Day & Night

 Fictive Fingers truth about bedsheets

While linen may be the pride of the ancient Egyptians, there's another fibre that the current generation have a reputation for - Egyptian cotton. A term applied to the extra-long staple (ELS) cotton cultivated in the fertile Nile Valley and marketed as a premium in the bedding industry.

The recipe to a good night’s sleep starts with the sheets so marketers created this image that high-quality cotton and Egypt are synonymous. It has become a byword for luxurious, silky feel bedding but in reality may be woven with lower-quality cotton from cheaper sources. It sometimes doesn't contain a trace of Egyptian cotton because this material that's been sought after since the early 19th century is scarce.

Came along Supima and Pima, America's versions of Egyptian cotton, that when combined with terms like thread count, sateen or percale weaves, further complicates the simple truth.

ELS cotton essentially produces stronger and finer fibers that result in incredibly smooth and supple weaves. Conventional cotton tend to be made of shorter fibers that can protrude out of the weave. The fabric is coarser and weaker, even when twisted together to create an inflated thread count and false strength. Higher thread counts have long been associated with softer sheets when 300 is the number to look out for and anything over 500 isn’t exactly better. So what are the ingredients to a comfortable sleep?

100% natural fibres and intention to extend the product life of your sheets.

In some cultures, what have become worn with love are often praised more highly than the shiny and new. The Japanese are keen believers of this line of thinking, as reflected in mottainai, a feeling of regret at wasting the intrinsic value of a resource, and can be translated as both "don't be wasteful" and "too good to wasted". For us, we grew up with sayang, that directly means "love". While it may be misused as an excuse for excessive possession and unwillingness to discard large quantities of nonessentials, we believed that anything, particularly clothes and bedding, that has not been used to the fullest need not be replaced.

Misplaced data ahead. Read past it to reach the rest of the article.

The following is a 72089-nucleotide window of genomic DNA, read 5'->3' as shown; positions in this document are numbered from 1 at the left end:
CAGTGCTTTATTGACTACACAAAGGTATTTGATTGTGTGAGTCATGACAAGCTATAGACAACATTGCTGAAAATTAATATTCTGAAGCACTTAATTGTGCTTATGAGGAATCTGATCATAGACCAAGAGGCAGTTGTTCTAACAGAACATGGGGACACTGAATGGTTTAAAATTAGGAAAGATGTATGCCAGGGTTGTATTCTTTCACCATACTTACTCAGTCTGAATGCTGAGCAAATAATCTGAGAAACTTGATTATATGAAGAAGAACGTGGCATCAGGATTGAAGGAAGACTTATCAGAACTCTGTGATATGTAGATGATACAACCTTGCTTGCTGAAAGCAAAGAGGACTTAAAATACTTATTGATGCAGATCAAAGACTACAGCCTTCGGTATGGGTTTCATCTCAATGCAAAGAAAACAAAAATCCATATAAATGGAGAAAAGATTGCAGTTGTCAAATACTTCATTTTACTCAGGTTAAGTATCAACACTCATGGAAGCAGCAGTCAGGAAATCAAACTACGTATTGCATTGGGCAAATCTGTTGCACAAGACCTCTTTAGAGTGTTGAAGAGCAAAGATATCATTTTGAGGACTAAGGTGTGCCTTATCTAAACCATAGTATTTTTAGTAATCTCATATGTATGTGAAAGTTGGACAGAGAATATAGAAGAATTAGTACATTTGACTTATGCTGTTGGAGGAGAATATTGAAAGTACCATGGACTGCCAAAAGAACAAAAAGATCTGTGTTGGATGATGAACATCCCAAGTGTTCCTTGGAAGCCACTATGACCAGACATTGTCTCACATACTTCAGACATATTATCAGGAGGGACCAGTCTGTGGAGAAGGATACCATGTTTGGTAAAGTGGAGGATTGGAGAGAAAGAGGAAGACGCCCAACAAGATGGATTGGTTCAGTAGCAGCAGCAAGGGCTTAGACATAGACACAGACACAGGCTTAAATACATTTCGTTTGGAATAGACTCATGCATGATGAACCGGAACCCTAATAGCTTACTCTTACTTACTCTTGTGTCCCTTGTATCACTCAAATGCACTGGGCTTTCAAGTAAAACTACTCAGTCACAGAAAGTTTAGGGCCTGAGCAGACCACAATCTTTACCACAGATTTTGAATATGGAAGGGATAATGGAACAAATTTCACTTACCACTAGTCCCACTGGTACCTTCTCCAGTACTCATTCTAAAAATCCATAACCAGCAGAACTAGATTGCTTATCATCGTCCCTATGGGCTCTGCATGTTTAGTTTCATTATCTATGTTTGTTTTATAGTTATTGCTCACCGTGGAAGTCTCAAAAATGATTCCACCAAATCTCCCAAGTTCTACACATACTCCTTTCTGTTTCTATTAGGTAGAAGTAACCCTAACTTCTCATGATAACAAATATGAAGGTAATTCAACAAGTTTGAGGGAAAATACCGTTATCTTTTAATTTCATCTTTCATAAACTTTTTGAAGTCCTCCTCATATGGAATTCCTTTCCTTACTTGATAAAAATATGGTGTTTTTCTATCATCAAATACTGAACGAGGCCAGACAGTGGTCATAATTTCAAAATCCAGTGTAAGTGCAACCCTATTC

The truth about Egyptian cotton
 The truth about Egyptian cotton

When Mom bought this Thomas & Friends bedding set, she didn't look into the thread count or if it's made of Egyptian cotton. Yet 21 years on, that girl in the photo still goes to sleep under the same bed cover because it gives the right amount of comfort in this humid Singapore weather. The landscape of Thomas in the Island of Sodor may have faded but the cotton bed cover is exceptionally soft from daily use and weekly wash cycles. 

It's likely that it's made of extra-long staple cotton to last this long without showing any signs of disintegration while the sheet and pillow cases managed to serve a few years of wear and tear. Comforters, duvets, blankets, don't have to support weight day and night, the way mattresses and pillows do so you should expect them to last 15 to 25 years when well taken care of. Care with the intention to maintain personal hygiene while extending the product life by washing regularly without the use of a dryer or harsh detergents and rotating between several bedding sets. Think mottainai. Think sayang.

It's time we search for a bed cover that will fulfil years of service while we re-purpose Thomas to ensure every scrap of the bed cover doesn't go to waste. Want to know how we decide on the fabric and where Thomas will end up at? Join our mailing list to find out how it unfolds.